Court Rules That Companies Can’t Litigate In Secret Just To Protect Reputation

It doesn't take very long to read the court documents in Company Doe's lawsuit against CPSC, since most of it is redacted.

It doesn’t take very long to read the court documents in Company Doe’s lawsuit against CPSC, since most of it is redacted.

Since 2012, we’ve been telling you about the mysterious case of Company Doe, a business that had sued the federal Consumer Product Safety Commission over the agency’s database and had convinced a court to let it do so anonymously in order to protect the company’s reputation, setting a dangerous precedent that would allow manufacturers to file such lawsuits completely out of view of the public. But a federal appeals court has sided with consumer advocates and ordered that Company Doe’s identity be revealed.

For those coming late to the game, here’s the quick version: is a Congressionally mandated database set up by the CPSC that not collects and makes public safety-related complaints about consumer products. Just like the database run by the National Highway Traffic Safety Administration, it gives businesses the opportunity to examine and respond to reports submitted to the site.

In this case, Company Doe made some sort of product (even the nature of the product is redacted in the court documents) that received a complaint or complaints on the CPSC database. Company Doe then claimed that some statement (or statements) in these complaint (or complaints) were materially inaccurate.

After some discussions with Company Doe, CPSC redacted some of what had been posted to the database. That wasn’t enough to satisfy Doe, which then filed suit against the CPSC and its then-chair, Inez Tenenbaum.

But rather than use the public forum of a lawsuit to make its case and clear its name, Company Doe convinced a court to hide every material fact about the case — the company’s name, location, the type of product, its brand name, the names of all individuals involved — so that the entire matter has so far been litigated behind a steel door of secrecy.

Advocacy groups, including our colleagues at Consumers Union, petitioned the court in 2012 to unseal this information, but the court denied that request. Even the groups’ objection to the sealing was kept under wraps by the court.

In response to today’s ruling, Ami Gadhia, senior policy counsel for Consumers Union, called the decision “a big win for consumers.” She added, “It sends the right message. If a company sues to keep its name out of the complaint database, it can’t use the courts to hide its identity from the public. The decision also underscores the importance of this critical database, which was created for people to report unsafe products after a flood of recalls” of dangerous and faulty items.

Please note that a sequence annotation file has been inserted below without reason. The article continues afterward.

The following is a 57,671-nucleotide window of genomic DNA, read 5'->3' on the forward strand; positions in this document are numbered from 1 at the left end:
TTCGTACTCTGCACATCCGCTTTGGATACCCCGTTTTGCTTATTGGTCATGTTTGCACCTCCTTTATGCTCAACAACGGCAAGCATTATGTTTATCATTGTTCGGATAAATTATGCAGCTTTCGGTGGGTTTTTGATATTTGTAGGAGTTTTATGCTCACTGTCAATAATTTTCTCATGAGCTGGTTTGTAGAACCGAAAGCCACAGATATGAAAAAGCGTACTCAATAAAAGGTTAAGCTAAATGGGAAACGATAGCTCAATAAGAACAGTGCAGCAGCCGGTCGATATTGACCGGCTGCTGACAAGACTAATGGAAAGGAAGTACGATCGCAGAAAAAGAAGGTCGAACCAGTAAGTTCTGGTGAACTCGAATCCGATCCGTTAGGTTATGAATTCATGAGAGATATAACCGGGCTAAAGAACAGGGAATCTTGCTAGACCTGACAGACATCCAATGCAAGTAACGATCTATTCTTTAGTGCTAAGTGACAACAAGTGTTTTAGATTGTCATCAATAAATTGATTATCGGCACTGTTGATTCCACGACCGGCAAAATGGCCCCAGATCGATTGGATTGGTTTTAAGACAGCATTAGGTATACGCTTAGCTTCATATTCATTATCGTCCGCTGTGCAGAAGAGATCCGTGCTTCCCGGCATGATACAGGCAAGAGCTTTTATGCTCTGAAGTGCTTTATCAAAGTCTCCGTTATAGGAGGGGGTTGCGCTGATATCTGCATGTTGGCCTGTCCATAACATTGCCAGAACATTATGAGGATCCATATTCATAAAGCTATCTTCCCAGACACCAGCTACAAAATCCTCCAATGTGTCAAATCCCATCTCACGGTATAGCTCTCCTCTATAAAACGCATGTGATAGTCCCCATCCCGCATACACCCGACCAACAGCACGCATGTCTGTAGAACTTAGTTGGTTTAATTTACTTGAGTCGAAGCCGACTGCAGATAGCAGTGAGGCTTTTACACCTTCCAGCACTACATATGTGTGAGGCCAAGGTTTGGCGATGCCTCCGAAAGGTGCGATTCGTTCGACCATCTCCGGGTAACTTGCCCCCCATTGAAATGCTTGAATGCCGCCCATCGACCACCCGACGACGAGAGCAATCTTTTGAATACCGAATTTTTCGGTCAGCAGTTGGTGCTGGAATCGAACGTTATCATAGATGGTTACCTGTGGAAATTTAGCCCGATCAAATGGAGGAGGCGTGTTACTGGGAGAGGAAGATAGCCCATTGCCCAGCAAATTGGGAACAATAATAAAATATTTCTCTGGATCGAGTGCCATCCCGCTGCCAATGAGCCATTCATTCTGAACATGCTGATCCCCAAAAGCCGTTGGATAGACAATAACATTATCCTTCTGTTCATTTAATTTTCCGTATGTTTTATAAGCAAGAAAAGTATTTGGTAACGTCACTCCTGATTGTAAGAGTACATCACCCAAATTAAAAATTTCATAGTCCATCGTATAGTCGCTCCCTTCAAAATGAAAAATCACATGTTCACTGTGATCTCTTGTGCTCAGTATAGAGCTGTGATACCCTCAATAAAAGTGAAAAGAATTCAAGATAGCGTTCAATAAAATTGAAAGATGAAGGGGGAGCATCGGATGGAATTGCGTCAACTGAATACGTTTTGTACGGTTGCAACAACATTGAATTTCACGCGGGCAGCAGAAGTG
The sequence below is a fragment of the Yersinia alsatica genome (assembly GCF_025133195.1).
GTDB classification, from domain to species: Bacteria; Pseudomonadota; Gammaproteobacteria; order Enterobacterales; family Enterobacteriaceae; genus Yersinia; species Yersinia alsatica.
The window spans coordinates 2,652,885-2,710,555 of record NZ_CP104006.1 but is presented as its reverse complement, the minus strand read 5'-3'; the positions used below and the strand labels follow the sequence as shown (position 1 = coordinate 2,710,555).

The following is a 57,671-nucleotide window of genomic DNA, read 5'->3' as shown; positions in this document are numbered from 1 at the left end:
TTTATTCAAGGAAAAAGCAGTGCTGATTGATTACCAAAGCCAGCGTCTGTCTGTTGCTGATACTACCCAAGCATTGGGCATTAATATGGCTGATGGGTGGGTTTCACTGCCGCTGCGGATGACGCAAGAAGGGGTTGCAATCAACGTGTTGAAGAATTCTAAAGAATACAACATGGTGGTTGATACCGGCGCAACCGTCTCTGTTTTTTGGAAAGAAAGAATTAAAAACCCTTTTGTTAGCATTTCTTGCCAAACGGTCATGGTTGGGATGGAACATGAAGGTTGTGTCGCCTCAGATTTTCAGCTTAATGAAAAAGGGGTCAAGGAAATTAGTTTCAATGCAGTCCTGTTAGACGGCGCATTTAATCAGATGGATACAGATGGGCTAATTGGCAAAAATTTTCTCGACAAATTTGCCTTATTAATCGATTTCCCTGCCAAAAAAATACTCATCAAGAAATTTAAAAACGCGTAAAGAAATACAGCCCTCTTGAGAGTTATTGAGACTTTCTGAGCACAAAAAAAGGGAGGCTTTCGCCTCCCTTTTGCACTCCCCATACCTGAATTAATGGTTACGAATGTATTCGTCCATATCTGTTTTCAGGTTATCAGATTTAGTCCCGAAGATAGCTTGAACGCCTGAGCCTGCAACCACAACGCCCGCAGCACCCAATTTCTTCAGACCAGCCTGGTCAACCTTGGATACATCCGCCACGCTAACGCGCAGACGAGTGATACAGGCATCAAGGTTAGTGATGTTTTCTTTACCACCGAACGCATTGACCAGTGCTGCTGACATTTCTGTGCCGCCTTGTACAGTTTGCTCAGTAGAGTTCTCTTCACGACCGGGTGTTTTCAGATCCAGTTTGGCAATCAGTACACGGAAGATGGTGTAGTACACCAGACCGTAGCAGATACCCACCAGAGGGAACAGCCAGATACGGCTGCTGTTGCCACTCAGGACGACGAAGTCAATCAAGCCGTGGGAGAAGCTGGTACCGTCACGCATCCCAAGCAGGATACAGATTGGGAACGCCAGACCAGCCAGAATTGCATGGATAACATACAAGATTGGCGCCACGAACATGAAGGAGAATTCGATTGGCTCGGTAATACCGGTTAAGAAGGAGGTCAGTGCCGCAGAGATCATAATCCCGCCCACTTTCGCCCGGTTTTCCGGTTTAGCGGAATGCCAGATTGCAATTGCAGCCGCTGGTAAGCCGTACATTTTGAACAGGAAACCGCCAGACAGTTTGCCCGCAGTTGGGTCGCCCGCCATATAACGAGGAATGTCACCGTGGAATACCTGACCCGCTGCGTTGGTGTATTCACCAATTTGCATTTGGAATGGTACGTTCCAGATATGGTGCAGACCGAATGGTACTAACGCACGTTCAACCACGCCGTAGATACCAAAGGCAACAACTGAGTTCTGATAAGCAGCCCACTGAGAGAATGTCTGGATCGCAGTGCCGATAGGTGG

In Dec. 2012, the groups, led by Public Citizen, took their case to the 4th Circuit Court of Appeals, which finally heard arguments in the case last fall.

After months of waiting, the court has finally issued its decision [PDF], siding with the advocates and ordering the lower court to unseal the records.

“It is well settled that the public and press have a qualified right of access to judicial documents and records filed in civil and criminal proceedings,” writes the court in its opinion. “The right of public access springs from the First Amendment and the common-law tradition that court proceedings are presumptively open to public scrutiny.”

Continues the court, “A corporation very well may desire that the allegations lodged against it in the course of litigation be kept from public view to protect its corporate image, but the First Amendment right of access does not yield to such an interest… A corporation may possess a strong interest in preserving the confidentiality of its proprietary and trade-secret information, which in turn may justify partial sealing of court records. We are unaware, however, of any case in which a court has found a company’s bare allegation of reputational harm to be a compelling interest sufficient to defeat the public’s First Amendment right of access.”

The appeals panel takes issue with the lack of justification for the lower court’s decision to allow Company Doe to litigate anonymously.

“The district court made no specific findings explaining how the information sealed in this case would harm Company Doe’s reputation, and Company Doe does not point us to any evidence that buttresses the district court’s conclusion,” reads today’s opinion. “After scouring the record on appeal, we find no credible evidence to support Company Doe’s fear that disclosure of the challenged report of harm and the facts of this case would subject it to reputational or economic injury, particularly in light of the fact that the district court’s entry of judgment in favor of Company Doe vindicated the company and its product.”

“The Fourth Circuit sent a strong message today that corporations that turn to the courts must accept that public access to the proceedings is part of going to court in an open and democratic society,” said Scott Michelman, the Public Citizen attorney handling the case. “The ruling is a complete victory for consumers and a strong vindication of the First Amendment imperative to conduct litigation in the open.”

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